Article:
Newsletters   Subscriptions  Forums  Store   Career  Media Kit  About Us  Contact  Search   Home 
fhs
Volume 5, Number 4 -- January 25, 2005

CXL Debuts iSeries Security Reporting Tool


by Alex Woodie


English developer CXL unveiled a new software utility this month called AZScan that tells users how security settings have been configured on their OS/400, Unix, or OpenVMS midrange systems. In addition to revealing what the actual security settings are, the sub-$500, PC-based AZScan also provides an explanation of settings and recommends ways to make them more secure.

AZScan is actually three products in one, and a license to AZScan gives users the right to run security scans with any of the individual products, which include AScan (OS/400 V4R4 and later), VScan (for HP/DEC Alpha/VAX systems), and UScan (for 75 different Unix variants). OS/400 shops that don't need the other two products can just ignore them.

The AZScan products are intended to be used periodically, to gauge the relative strength or weakness of a server's security settings. Each time an AZScan product is used, it generates a report that tells users the exact state of their security setting for particular operating systems, and it provides an explanation of the setting and makes recommendations about how to improve it.

Two different types of reports are provided for each product. The zipped Word file and HTML files are basically identical and provide detailed information about every security setting, whereas the "heat map" report generates a numeric score based on how the server rated in the various areas, which are weighted according to the risk they can pose to security.

The HTML and Word reports make liberal use of color-coding that tells administrators which areas of the system are at low, medium, and high risk. For example, if the system is set to disable a user profile after five unsuccessful sign-in attempts, the report will highlight this area of the report in yellow, for medium risk, and recommend that the administrator lower this number to three unsuccessful sign-in attempts before disabling the user profile. There are also numerous charts and graphs for various security-related settings, such as the distribution of authorities among user profiles, the number of days required between password resets, and so forth.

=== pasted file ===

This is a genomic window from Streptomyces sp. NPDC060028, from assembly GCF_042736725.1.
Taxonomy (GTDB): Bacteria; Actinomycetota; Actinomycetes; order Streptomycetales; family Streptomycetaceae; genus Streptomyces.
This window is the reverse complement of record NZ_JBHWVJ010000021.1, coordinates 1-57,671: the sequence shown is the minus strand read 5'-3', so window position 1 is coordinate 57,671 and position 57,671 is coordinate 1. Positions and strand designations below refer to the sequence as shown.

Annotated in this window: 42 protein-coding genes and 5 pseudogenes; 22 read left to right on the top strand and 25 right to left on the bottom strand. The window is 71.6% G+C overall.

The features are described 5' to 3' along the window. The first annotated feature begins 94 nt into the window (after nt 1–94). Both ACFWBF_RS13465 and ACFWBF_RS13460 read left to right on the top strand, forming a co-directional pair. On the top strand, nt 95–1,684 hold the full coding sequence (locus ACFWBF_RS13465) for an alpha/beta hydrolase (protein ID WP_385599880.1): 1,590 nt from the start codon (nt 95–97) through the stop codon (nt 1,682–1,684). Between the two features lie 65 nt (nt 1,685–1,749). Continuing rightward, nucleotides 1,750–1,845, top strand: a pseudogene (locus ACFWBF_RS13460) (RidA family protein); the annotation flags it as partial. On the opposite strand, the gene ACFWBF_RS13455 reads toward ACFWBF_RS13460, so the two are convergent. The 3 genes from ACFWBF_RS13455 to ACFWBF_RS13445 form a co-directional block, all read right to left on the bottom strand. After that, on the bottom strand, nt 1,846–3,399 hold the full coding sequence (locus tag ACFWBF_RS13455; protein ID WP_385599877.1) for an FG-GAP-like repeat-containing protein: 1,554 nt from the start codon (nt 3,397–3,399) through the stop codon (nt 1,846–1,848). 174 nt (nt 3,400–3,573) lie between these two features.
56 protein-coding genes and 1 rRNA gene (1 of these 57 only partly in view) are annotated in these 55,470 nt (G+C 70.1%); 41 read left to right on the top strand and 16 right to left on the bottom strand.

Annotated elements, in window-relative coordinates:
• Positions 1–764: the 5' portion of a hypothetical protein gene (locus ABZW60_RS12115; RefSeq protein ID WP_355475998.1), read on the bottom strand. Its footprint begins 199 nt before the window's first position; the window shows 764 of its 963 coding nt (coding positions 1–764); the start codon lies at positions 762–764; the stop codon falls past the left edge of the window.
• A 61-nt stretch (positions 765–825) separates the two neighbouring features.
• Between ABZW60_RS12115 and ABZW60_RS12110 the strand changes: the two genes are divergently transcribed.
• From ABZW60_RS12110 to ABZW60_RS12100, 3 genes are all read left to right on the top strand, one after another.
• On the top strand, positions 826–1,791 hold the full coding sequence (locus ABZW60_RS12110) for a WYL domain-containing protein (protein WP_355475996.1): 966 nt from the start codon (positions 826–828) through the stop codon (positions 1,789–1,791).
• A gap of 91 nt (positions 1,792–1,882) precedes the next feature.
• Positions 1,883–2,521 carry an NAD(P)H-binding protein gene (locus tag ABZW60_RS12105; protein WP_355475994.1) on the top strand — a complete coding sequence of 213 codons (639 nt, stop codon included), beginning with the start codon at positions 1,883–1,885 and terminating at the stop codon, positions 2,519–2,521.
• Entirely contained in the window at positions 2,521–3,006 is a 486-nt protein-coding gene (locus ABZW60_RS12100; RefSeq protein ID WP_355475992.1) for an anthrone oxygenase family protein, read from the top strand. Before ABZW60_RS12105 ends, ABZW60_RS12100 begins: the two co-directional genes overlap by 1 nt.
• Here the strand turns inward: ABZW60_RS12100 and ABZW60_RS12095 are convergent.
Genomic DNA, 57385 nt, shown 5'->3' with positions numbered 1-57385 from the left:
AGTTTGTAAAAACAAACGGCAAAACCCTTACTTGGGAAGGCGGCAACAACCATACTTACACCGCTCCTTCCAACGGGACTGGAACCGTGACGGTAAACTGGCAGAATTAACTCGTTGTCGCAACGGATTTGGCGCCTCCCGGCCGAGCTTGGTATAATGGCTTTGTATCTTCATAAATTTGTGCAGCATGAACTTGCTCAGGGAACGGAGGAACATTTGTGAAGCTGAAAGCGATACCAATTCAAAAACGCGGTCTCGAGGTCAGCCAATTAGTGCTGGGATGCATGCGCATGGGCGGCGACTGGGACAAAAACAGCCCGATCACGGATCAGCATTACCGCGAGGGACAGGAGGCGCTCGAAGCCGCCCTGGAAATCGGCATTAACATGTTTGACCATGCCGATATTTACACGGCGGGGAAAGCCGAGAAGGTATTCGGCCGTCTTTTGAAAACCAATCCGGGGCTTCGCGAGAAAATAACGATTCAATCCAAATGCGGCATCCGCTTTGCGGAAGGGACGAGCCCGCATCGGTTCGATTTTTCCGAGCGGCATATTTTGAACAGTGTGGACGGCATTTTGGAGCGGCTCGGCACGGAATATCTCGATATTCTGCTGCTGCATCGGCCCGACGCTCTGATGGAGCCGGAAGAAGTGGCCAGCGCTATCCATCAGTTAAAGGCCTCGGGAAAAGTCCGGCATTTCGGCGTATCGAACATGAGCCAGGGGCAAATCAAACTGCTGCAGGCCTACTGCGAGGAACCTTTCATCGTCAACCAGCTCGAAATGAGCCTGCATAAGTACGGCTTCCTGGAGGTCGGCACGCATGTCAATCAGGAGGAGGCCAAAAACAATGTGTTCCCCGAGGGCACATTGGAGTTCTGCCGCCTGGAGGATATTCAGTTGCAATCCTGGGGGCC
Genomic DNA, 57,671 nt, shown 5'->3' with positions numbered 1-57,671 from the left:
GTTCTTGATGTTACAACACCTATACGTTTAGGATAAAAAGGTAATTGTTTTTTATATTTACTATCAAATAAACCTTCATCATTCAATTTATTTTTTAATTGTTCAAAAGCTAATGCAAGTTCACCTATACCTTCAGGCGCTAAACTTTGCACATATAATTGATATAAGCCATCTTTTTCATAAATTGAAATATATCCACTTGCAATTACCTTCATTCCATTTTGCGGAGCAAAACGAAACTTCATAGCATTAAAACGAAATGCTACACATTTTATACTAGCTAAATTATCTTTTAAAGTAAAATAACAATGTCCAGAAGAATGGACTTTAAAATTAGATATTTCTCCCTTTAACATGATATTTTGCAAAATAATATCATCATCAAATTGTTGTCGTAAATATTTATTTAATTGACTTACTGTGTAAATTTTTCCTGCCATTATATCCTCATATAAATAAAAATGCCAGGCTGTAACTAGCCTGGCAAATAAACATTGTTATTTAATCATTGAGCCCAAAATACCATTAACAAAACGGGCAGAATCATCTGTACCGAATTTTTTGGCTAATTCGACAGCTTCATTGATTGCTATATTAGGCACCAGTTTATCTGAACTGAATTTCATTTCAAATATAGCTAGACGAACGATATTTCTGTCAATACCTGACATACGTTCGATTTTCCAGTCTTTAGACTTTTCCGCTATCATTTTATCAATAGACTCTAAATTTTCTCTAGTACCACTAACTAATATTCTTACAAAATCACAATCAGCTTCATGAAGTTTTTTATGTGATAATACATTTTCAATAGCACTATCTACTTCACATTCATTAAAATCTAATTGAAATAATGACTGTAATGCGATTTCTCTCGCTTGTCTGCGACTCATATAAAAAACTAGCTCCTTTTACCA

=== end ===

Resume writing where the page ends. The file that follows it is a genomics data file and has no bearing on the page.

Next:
The AScan component checks 53 different security-related settings in OS/400. These are broken down into eight main areas, including system, auditing, system passwords, users, sign-on controls, special authorities, groups, and user passwords. Explanations and recommendations are provided for each of the settings. The UScan component checks 74 security settings on all major (and many minor) Unix operating systems, and VScan checks 89 OpenVMS Versions 7.1 through 7.3.

Setting up AScan to run is a matter of copying two files from an OS/400 server, including the System Profile file and the User Profile file, onto the PC equipped with AScan. (The techniques for other operating systems are similar.) Both of these files can be generated using fairly simple commands provided by the vendor. Setup and use of the AScan, VScan, and UScan products is handled through a fourth component of AZScan, called the Controller.

Proficient administrators can get the same information gathered by AZScan without spending any money. But AZScan does the grunt work of gathering the data into a single report, and does a good job of generating colorful and insightful reports that are easier to digest, particularly for auditors who may be unfamiliar with the system.